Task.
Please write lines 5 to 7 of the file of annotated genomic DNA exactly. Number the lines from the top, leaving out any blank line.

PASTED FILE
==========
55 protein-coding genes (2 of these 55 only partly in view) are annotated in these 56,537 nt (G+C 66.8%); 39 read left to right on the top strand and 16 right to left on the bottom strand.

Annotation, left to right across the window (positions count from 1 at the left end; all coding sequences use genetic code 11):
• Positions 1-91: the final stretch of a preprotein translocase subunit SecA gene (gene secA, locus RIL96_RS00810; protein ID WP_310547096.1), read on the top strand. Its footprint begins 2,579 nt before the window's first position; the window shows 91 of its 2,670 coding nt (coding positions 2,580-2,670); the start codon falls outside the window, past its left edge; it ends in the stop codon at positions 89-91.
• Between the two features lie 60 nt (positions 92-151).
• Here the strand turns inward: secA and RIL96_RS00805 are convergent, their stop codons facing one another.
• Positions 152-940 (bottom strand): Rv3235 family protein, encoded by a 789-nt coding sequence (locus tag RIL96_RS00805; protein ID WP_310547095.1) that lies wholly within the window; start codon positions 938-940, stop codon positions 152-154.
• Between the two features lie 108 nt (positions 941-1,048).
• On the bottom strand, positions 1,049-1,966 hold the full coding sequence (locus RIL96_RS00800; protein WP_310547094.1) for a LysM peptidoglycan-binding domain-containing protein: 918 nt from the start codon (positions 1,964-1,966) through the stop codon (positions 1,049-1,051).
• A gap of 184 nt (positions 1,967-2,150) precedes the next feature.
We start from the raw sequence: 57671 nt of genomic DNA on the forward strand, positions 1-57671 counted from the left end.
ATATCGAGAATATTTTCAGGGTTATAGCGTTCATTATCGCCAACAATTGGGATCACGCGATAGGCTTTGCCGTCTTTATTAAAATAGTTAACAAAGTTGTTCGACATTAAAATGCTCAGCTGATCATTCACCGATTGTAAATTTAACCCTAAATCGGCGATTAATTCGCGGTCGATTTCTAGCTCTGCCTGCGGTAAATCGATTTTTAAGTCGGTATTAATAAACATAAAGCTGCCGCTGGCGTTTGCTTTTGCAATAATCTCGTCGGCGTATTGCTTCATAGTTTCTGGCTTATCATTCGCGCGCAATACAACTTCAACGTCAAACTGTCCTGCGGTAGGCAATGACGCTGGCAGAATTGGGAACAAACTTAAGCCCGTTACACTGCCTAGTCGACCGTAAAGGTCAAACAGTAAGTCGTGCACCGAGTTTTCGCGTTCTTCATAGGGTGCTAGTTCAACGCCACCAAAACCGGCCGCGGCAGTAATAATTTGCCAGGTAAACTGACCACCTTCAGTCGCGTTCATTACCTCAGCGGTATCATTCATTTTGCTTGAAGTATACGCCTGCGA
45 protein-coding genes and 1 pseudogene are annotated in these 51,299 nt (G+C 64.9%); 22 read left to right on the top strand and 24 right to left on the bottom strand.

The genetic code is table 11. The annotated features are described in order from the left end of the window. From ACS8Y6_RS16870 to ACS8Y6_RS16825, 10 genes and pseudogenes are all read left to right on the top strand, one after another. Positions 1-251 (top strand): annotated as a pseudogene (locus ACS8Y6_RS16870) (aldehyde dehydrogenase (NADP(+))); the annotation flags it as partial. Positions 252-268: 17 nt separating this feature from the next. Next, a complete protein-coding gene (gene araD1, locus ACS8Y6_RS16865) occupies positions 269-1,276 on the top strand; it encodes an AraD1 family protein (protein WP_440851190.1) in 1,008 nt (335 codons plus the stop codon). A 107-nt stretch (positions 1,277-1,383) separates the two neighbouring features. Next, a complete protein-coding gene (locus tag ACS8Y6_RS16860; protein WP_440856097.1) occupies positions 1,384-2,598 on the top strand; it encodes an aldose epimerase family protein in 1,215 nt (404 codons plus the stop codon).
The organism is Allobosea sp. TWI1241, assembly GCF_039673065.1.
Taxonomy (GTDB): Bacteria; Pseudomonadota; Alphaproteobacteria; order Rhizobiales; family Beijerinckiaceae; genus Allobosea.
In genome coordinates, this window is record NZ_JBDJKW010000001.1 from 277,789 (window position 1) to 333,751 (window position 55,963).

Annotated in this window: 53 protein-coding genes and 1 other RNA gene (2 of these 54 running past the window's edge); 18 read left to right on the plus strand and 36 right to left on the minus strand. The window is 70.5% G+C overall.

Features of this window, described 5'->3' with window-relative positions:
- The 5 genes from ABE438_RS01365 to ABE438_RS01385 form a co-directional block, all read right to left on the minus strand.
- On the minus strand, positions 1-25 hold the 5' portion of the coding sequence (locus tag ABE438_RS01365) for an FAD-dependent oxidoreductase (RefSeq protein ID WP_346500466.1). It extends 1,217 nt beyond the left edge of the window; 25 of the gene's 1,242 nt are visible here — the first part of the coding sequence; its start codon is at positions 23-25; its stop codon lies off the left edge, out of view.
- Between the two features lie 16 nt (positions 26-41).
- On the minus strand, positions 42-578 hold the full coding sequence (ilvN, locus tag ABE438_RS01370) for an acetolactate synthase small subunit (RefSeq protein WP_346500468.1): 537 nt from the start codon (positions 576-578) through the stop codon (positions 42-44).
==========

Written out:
• Here the strand turns inward: secA and RIL96_RS00805 are convergent, their stop codons facing one another.
• Positions 152-940 (bottom strand): Rv3235 family protein, encoded by a 789-nt coding sequence (locus tag RIL96_RS00805; protein ID WP_310547095.1) that lies wholly within the window; start codon positions 938-940, stop codon positions 152-154.
• Between the two features lie 108 nt (positions 941-1,048).